“What to do When Stopped by Police” Now Part of Driver’s Education

“What to do When Stopped by Police” Now Part of Driver’s Education

Kids playing as cupsIn recent years, much controversy has occurred over encounters between law enforcement and civilians during traffic stops. The officers expect compliance with their requests and their demands, but sometimes civilians may not comply as readily as the officers would like. Tempers can flare and a routine stop can become elevated into a more serious encounter. People have been hurt or even killed in some of these encounters gone wrong.

In order to address this growing problem, our Illinois Legislature passed a new law, which essentially requires all driver’s education programs, whether in a public school, private school, or a driver’s education company (for driver’s under 18 years of age) to include to address these issues, in Chicago and across Illinois. In their courses of study, they now need to include instruction concerning police procedures during traffic stops, including a demonstration of the proper actions to take, and how to properly interact with police during a traffic stop. This law is to take effect during the 2017-2018 school year for public and private schools, and June 30, 2017 for driver’s education schools when teaching someone under the age of 18.

What this education will consist of remains to be seen. It will, at a minimum, discuss police procedures that are utilized during a stop. Hopefully, it will include education as to the specific rights motorists have, such as the right to remain silent and not have to answer questions, the right to privacy in one’s person and vehicle, as well as education as to what police are able to do during a stop. Clearly, the course will teach people to not fight or argue with police during a stop, but to take any and all grievances they may have to court.

If we were teaching a course in how to interact with police during a traffic stop, it would certainly include information about what police are permitted to demand as well as merely request of you, and what you are obligated to provide, versus what you may refuse. For example, police may demand identification from any person operating a motor vehicle they have stopped for a perceived traffic violation. Failure to carry a valid driver’s license on one’s person when operating an automobile is, in and of itself, a potential misdemeanor violation. Police may ask you questions such as “where are you coming from,” or “where are you going” and the like, but you are not required to answer any such questions, as you do enjoy the right to remain silent (even when you are not under arrest).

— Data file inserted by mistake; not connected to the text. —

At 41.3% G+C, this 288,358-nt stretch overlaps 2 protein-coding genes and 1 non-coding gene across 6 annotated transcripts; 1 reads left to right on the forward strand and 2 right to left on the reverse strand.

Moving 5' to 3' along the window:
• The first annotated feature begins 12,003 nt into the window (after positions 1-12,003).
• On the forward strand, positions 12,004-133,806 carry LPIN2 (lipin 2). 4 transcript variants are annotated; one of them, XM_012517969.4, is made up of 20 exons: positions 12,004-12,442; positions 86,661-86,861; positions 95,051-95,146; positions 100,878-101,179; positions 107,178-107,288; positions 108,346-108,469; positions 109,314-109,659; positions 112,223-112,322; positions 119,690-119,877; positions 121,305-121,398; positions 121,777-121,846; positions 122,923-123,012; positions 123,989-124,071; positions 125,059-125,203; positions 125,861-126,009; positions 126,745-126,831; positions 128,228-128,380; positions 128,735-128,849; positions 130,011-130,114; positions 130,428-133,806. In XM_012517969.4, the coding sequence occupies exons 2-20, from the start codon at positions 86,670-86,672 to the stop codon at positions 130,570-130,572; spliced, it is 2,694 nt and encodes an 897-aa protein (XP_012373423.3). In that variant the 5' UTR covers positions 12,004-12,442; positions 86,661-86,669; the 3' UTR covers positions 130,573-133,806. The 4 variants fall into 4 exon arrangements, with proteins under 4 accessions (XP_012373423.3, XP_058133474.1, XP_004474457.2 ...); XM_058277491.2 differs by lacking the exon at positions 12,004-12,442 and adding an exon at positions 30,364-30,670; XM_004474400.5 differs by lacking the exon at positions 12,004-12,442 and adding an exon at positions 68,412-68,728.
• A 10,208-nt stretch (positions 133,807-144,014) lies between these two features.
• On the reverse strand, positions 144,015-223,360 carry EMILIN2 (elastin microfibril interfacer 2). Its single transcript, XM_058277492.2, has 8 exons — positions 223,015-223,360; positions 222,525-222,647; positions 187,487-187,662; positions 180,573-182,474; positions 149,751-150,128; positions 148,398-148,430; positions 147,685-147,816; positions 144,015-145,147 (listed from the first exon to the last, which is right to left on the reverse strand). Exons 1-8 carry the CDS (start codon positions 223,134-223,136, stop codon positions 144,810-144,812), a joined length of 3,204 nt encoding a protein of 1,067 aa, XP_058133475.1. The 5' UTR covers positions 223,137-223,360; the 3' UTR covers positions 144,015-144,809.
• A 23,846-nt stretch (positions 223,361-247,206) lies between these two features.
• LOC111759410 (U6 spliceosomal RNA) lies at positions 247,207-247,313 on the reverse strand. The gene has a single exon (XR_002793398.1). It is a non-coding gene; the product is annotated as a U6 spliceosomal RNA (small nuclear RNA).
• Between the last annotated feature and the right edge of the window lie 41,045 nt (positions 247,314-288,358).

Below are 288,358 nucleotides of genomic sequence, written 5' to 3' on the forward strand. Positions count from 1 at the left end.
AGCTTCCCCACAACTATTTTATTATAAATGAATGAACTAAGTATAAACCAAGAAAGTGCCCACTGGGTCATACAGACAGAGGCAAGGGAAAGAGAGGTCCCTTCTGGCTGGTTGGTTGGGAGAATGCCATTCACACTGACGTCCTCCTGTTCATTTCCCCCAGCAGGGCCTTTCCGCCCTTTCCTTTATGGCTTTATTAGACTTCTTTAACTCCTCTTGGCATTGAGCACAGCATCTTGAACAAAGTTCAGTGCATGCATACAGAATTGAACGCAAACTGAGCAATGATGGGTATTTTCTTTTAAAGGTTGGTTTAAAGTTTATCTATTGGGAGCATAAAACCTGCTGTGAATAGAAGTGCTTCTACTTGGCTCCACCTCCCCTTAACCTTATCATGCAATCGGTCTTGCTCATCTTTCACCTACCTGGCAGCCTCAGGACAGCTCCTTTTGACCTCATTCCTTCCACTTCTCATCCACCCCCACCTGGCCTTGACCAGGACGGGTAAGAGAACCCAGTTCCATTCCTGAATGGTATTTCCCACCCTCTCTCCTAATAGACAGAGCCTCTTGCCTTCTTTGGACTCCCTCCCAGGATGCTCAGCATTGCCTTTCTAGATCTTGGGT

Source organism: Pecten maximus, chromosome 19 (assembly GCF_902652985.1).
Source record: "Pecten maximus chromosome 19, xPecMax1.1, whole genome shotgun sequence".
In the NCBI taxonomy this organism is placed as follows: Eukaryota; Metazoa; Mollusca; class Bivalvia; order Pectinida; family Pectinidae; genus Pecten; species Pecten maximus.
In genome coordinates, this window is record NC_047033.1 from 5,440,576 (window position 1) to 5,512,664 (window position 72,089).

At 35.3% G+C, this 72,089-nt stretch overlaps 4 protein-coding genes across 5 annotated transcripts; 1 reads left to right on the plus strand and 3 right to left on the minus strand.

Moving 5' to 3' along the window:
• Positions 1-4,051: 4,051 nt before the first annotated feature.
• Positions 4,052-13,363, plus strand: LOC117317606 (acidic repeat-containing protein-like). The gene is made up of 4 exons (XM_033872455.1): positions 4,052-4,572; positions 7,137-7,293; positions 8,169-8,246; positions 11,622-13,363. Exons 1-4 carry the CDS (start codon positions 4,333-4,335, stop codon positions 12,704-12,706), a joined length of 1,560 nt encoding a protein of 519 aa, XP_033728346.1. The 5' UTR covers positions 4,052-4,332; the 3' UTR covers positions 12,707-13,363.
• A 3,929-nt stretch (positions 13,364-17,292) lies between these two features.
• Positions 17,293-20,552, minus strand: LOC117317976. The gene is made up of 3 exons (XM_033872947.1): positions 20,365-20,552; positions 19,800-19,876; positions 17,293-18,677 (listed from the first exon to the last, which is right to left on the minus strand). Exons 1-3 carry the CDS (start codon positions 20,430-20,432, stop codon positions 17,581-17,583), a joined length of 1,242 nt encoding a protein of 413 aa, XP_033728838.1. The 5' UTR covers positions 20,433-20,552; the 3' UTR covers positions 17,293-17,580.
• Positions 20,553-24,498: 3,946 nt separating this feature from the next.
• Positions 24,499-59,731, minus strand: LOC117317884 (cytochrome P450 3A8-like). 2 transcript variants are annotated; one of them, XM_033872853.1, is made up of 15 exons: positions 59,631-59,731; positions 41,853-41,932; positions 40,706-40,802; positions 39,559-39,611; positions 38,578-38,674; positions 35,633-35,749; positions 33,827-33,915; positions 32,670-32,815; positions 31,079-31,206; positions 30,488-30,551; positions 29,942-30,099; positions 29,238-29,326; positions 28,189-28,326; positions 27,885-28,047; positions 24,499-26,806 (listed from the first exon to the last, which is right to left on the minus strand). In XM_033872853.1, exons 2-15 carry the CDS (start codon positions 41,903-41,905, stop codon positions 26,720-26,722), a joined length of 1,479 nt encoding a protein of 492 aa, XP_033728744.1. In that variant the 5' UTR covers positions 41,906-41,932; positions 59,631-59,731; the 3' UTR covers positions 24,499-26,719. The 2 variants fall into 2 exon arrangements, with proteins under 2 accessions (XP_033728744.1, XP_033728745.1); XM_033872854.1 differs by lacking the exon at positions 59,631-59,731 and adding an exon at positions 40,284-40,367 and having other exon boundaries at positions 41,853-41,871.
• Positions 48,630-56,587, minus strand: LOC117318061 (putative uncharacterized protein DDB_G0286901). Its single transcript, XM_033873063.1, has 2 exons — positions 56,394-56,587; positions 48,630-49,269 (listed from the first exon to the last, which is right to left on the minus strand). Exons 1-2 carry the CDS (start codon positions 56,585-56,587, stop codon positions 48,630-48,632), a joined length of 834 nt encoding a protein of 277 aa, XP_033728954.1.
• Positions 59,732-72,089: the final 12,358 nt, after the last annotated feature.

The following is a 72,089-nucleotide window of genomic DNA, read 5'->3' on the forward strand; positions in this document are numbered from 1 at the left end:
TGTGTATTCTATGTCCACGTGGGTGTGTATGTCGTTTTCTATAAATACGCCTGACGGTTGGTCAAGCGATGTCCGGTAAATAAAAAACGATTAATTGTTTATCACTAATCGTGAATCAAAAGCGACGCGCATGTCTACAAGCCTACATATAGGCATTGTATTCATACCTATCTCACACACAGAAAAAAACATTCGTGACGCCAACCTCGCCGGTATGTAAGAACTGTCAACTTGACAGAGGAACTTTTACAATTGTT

If we were to simplify the approach to law enforcement confrontations in the area of a traffic stop, it would be to point out that when an officer orders you, or directs you, to do a certain thing (such as to exit the vehicle)you should comply without argument, even if you believe the officer may be violating your rights. The moment you are ordered to, or directed to do a certain thing, the officer will need to later show a valid legal basis for doing so in court, and the matter should be addressed at that time. But if an officer is merely asking for you to do a thing, you may always politely refuse to comply, as that is your right.

If you believe that your rights were violated during a traffic stop, and you have been charged with criminal or traffic offenses as a result, then you need the lawyers at Mitchell S. Sexner & Associates LLC to champion your cause in court. The lawyers here have years of experience protecting people’s rights in court against the encroachments of law enforcement. Call us today at (312) 644-0444 to schedule an in-office, absolutely free, no obligation, confidential consultation with one of our lawyers at our Chicago or other offices.

Written by Mitchell S. Sexner Last Updated : August 4, 2020